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Schools add another ‘S’ to STEM—for sports

  • ACTIVE LEARNING—By incorporating athletic activities into STEM learning, teachers can make practical connections that students better understand—plus, it adds opportunities to integrate a dynamic component to instruction.
  • ACTIVE LEARNING—By incorporating athletic activities into STEM learning, teachers can make practical connections that students better understand—plus, it adds opportunities to integrate a dynamic component to instruction. (Provided by Free Agent BMX).

Administrators from the Houston area discovered a more effective way of teaching terminal velocity and gravity—by keeping students afloat on 150-mph winds inside a vertical tunnel. The experience—hosted by the indoor skydiving facility iFLY—is one of many physical activities that schools use to better engage students in STEM courses.

“PE-based STEM brings life back into physics,” says Georgette Yakman, founder of STEAM Education, a company that provides PD. “It connects athletes to the deep level of mathematical science behind their movements.”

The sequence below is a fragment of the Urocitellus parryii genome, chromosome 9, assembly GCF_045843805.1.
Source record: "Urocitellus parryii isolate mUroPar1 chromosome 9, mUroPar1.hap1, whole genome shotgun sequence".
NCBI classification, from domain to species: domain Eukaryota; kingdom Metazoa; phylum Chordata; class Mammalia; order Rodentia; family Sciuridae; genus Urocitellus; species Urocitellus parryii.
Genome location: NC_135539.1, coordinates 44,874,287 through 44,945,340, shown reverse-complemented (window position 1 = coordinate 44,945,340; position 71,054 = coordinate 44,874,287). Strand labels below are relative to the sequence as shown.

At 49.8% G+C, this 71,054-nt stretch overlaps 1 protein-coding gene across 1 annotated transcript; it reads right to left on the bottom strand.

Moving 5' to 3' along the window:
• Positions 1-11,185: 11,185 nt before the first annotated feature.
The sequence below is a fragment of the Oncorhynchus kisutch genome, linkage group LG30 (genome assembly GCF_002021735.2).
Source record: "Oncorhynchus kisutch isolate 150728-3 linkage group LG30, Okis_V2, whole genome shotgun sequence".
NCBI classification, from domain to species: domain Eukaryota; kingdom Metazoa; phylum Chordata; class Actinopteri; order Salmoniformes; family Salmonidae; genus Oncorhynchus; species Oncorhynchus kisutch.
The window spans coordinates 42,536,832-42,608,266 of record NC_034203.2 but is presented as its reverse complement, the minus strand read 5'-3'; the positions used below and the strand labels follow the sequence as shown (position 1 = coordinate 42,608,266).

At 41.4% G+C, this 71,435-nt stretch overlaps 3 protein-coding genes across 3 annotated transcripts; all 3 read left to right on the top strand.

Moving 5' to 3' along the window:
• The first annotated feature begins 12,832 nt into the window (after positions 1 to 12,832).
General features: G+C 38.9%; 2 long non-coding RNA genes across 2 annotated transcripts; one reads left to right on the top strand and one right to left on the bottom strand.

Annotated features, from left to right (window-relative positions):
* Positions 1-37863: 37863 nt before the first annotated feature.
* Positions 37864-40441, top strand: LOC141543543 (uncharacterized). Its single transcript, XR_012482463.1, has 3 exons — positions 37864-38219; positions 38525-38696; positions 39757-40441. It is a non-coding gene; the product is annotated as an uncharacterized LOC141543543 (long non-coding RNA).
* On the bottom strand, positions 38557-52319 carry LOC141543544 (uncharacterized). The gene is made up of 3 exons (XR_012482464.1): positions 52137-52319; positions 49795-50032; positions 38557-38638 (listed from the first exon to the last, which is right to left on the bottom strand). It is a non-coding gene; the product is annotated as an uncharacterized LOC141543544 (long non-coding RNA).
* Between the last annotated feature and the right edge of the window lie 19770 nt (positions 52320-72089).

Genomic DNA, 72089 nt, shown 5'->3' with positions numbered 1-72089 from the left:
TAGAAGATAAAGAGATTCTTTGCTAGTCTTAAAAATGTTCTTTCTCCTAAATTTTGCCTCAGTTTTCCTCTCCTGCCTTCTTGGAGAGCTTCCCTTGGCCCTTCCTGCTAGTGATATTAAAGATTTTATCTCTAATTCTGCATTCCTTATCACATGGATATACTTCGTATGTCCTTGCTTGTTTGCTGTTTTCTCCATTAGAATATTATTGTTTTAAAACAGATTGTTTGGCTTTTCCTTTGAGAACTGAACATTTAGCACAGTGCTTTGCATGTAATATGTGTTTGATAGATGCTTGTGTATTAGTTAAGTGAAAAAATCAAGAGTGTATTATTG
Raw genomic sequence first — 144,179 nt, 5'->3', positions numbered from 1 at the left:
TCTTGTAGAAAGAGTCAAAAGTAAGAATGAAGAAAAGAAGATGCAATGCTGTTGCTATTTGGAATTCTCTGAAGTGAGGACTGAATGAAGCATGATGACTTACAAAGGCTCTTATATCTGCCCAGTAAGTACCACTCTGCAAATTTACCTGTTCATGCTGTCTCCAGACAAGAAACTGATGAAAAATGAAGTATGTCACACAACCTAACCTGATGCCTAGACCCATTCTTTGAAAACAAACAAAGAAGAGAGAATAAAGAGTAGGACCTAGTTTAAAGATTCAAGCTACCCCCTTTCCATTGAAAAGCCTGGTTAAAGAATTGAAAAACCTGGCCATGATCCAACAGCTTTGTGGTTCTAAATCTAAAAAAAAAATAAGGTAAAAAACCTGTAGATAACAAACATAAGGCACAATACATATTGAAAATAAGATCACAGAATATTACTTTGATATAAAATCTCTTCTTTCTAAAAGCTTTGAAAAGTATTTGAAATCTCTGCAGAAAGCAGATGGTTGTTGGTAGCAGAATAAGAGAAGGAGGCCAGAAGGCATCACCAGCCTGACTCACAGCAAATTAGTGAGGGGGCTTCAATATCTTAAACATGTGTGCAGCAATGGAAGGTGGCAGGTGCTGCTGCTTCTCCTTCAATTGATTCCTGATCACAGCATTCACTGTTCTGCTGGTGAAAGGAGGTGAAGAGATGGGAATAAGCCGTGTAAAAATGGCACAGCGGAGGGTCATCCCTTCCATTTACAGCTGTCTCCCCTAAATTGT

A home run

Teachers should start by showing students how physical activities link to STEM standards, says Yakman. For example, schools can connect trigonometry to baseball. Students learn that hitting the ball at different angles changes the total distance a ball travels, says Daren Heaton, vice president of business development at Science Sport, a nonprofit foundation that develops physical STEM activities.

Students can also experience angular momentum by running the bases. “They learn that running in a straight line might be the shortest distance, but it’s not necessarily going to be the fastest distance because you are stopping and starting,” Heaton says.

Across the finish line

Students also calculate speed with BMX bikes. At Edison Township Public Schools in New Jersey, pairs of learners ride 100 meters and time their results to solve the equation for speed: distance divided by time. Students also explore force and aerodynamics by adjusting the bike’s seat.

“Students learn that if a person who’s 6 feet tall gets on a bike that’s designed for a person who’s 5 feet, they are not going to achieve maximum power,” says Mike Duvarney of the USA BMX Foundation, which developed the bike lessons with a company called STEM Sports.